I love Anne’s advice to defiantly plant ourselves in a chair and write anyway, even if what we write is no good. Lately I’m learning to defy the creative struggle in new ways, by challenging the whole foundation of it: scarcity.

I want to believe that the source of all creativity has been given to us. Not only to walk beside us but to dwell within us. We’re filled with the same spirit which imagined pineapples (the colors and textures! the smell! the taste! A masterpiece!) We house the same spirit which shaped music–not just inspiring a song but inventing the whole concept of sound, rhythm, harmony, melody and giving us eardrums for it. The creative struggle tells us there’s not enough brilliance or beauty to go around. How can it look to create, trusting that sometimes something bigger and braver than us will meet us? This is why all artists speak with reverence about the process because they know they started something which some greater force helped them finish. That they themselves somehow were made in the making. Not all of us call that the Spirit of the Living God but all creators know it.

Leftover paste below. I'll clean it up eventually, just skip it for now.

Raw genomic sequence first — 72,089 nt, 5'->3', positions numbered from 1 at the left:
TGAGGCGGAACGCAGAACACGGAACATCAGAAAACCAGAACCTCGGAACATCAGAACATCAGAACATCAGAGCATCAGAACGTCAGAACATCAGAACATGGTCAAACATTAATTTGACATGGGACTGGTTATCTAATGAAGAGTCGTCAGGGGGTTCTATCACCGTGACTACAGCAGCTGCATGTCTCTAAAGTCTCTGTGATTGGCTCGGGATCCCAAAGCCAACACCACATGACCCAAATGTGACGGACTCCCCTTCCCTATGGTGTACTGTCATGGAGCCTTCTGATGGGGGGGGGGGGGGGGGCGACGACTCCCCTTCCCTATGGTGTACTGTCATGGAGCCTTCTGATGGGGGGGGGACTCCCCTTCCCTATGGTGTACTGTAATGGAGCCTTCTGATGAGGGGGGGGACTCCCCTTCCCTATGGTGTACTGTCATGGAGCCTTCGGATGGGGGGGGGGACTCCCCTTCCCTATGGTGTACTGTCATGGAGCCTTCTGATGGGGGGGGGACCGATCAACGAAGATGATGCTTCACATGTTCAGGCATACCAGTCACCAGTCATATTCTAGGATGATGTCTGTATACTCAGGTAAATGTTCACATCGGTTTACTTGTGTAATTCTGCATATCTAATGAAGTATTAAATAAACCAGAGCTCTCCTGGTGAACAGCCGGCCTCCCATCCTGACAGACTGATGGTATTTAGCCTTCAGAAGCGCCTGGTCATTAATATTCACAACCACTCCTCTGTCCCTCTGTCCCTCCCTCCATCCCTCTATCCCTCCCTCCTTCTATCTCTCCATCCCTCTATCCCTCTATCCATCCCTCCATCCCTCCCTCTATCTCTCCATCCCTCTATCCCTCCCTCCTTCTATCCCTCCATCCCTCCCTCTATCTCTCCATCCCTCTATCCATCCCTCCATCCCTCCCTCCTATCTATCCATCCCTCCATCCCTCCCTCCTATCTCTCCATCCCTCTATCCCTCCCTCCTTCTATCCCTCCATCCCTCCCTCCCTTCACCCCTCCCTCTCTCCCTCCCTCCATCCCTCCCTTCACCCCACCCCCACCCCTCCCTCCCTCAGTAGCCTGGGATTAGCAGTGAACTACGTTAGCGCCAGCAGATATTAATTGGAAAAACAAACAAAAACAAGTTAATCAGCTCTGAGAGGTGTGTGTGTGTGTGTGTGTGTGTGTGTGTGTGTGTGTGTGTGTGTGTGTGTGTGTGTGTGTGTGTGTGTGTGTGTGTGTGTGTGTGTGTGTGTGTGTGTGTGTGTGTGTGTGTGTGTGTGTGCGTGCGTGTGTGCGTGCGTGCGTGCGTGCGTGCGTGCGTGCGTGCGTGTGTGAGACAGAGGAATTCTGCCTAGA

Some of this creative struggle grows from a utilitarian or even capitalist place: What I do has to be published to be valuable and if I’m not sure it will be published, why bother beginning? What if I believed that those seeds which want to spring to life in me were planted by a benevolent being who also wants the fruit of those seeds to nourish others? What if I trusted that he has planted something in me, to grow in the soil of my particular life, to be expressed through my particular gifts, vocabulary and personality? And that he planted partly to give me the joy of saying something back to him and partly because he wanted it to connect to others? If so, isn’t it possible that he can open doors? (If he doesn’t want this work shared, I don’t want to share it.)

And what about the days when that spirit seems absent? If I interpret that silence in me as a sign that I have nothing to offer, there’s shame. When I believe silence is a season to let the ground lay fallow there’s no judgment in the fact that no shoots are showing right now. I can rest in fallow times when I trust that after every winter there has always been a spring. In that winter much grows in me even if it doesn’t yet take the form of words.